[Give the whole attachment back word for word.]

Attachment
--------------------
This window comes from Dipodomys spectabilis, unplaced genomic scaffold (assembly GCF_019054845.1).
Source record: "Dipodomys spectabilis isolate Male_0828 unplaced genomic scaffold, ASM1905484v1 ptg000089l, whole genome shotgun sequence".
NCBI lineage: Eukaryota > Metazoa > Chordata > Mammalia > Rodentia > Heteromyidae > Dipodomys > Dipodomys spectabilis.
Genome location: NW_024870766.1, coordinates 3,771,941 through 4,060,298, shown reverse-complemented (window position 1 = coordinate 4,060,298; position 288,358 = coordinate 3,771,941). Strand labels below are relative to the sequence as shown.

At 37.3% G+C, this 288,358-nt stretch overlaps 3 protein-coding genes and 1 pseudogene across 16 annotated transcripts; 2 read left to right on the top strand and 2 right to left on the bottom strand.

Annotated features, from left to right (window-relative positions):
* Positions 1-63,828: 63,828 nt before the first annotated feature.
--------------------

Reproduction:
This window comes from Dipodomys spectabilis, unplaced genomic scaffold (assembly GCF_019054845.1).
Source record: "Dipodomys spectabilis isolate Male_0828 unplaced genomic scaffold, ASM1905484v1 ptg000089l, whole genome shotgun sequence".
NCBI lineage: Eukaryota > Metazoa > Chordata > Mammalia > Rodentia > Heteromyidae > Dipodomys > Dipodomys spectabilis.
Genome location: NW_024870766.1, coordinates 3,771,941 through 4,060,298, shown reverse-complemented (window position 1 = coordinate 4,060,298; position 288,358 = coordinate 3,771,941). Strand labels below are relative to the sequence as shown.

At 37.3% G+C, this 288,358-nt stretch overlaps 3 protein-coding genes and 1 pseudogene across 16 annotated transcripts; 2 read left to right on the top strand and 2 right to left on the bottom strand.

Annotated features, from left to right (window-relative positions):
* Positions 1-63,828: 63,828 nt before the first annotated feature.